Millions of people with rising costs of living will face mounting financial pain in the coming months as rising inflation in the UK sends bills for both variable and fixed-rate mortgage borrowers soaring.
Bank of England raises key interest rate on Thursday 0.5 percentage points 1.75%, the largest increase in 27 years.
Around 2 million people in the UK have a standard variable rate or tracker home loan Mortgagefollowing the Bank of England’s benchmark interest rate.
Several banks, including Barclays and Santander, said their standard variable-rate mortgages would increase by 0.5 percentage points after the announcement. Nationally, HSBC and NatWest have not yet made a decision on changing the standard variable rate product, but will raise the tracking mortgage rate in line with the BoE’s decision.
Borrowers of fixed-rate mortgages – a popular type of home loan in the UK – are protected from immediate changes in interest rates. However, about 40% of them will mature this year or next, exposing borrowers to higher interest rates.
David Hollingworth, associate director at L&C Mortgages, said: “The people who will feel this right away are variable transactions, especially those with standard variable rates.”
“But there’s not much room for complacency for those using fixed rates, which have been moving at an alarming rate since the end of last year.”
Several large banks adjusted their fixed rate products ahead of the BoE announcement, Halifax, NatWest and HSBC raised rates on some fixed rate products, and banks including Cooperative Bank and Leeds Building Society withdrew Selected fixed rate transactions.
Based on a £200,000 mortgage repayment, a 0.5 percentage point rise in the current average standard variable rate of 5.17% would add £1,400 to total home loans over two years, according to Moneyfacts.
But borrowers who switch to fixed-rate deals can save a lot of money. Moneyfacts said that at the current average two-year interest rate of 3.95%, there would be savings of around £3,333 over two years.
In addition to the rate decision, the Bank of England said it expected inflation After the most recent surge in natural gas prices, it will rise to more than 13% by the end of the year — significantly higher than its May forecast.
Property market experts have pointed to the impact of this bleak economic outlook on house prices, which fell for the first time in a year, according to Halifax, one of the UK’s largest mortgage lenders. Average house prices fell 0.1% in July, it said on Friday, noting that “the tightening of household budgets has been exacerbated by higher borrowing costs”.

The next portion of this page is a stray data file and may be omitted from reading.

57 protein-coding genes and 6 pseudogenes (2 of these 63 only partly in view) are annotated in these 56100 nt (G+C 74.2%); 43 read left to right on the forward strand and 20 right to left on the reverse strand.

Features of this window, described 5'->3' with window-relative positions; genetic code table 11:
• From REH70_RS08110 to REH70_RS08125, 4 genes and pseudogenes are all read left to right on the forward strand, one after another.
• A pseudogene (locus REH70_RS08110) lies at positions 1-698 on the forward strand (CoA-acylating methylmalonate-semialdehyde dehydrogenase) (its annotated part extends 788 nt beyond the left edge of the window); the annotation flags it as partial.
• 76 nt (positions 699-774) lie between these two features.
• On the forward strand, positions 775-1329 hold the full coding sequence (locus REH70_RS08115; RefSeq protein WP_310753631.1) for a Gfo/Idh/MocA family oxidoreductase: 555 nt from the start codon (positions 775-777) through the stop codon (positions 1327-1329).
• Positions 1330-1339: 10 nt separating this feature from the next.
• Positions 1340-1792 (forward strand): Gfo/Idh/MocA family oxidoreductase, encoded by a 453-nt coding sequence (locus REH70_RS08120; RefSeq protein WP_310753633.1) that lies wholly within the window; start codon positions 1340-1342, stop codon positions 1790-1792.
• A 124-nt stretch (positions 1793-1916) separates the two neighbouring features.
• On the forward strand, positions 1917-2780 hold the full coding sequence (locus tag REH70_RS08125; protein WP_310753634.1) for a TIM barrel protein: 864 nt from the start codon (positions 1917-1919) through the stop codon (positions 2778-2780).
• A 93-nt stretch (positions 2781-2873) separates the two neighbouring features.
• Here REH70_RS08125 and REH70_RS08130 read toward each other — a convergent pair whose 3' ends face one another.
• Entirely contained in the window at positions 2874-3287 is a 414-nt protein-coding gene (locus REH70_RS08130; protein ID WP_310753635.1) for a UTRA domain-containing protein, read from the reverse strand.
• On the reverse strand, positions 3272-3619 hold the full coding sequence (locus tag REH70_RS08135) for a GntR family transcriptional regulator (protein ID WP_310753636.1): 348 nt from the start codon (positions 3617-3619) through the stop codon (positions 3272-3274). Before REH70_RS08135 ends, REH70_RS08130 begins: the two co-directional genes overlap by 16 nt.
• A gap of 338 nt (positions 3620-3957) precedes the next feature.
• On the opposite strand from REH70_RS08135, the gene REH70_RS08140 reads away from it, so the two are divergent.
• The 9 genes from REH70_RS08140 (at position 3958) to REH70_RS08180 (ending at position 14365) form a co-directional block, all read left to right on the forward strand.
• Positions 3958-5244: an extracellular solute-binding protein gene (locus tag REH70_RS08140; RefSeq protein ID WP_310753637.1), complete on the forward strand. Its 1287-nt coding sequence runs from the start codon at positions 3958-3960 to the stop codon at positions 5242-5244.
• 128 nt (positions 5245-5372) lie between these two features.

Halifax cautioned against putting too much weight on one-month figures, especially with housing supply still tight. However, managing director Russell Galley said leading indicators pointed to a slowdown in activity in recent weeks – and more to come.
“Looking ahead, house prices are likely to come under more pressure. . . the headwinds of higher interest rates and higher cost of living are more solid.”
British households are facing increasing pressure on household spending, with fuel and food prices soaring in part because of Russia’s invasion of Ukraine.
Rachel Springall, finance expert at Moneyfacts, said: “The cost of living crisis, rising interest rates and rising house prices could leave potential buyers with little disposable income, draining their savings.”
Still, the rate hike could be good news for savers as they see bigger cash returns. But after the Bank of England has raised interest rates in a row over the past eight months, few banks have passed all of the hikes on to savers.
Santander said it would raise rates on 123 of its checking accounts, junior Isa and first-home savings accounts so customers could earn 1% a year on balances of up to £20,000. The move represents a 0.25 percentage point rise and half the rise in the Bank of England’s benchmark interest rate – although its help in buying Isa will see the full rise pass through.
Laura Suter, head of personal finance at investment brokerage AJ Bell, said savers would continue to benefit from increased competition among banks over savings rates after the Bank of England began raising its benchmark rate last year.
“The jump in interest rates should fuel a savings boom,” she said. “However, with inflation now expected to be higher and longer, savers have been rewarded on the one hand, and have seen more on the other.”
In July, William Chalmers, chief financial officer of Lloyds Banking Group, the UK’s largest mortgage provider, said the bank saw a “slight slowdown” in new mortgage applications, but remortgage activity remained strong .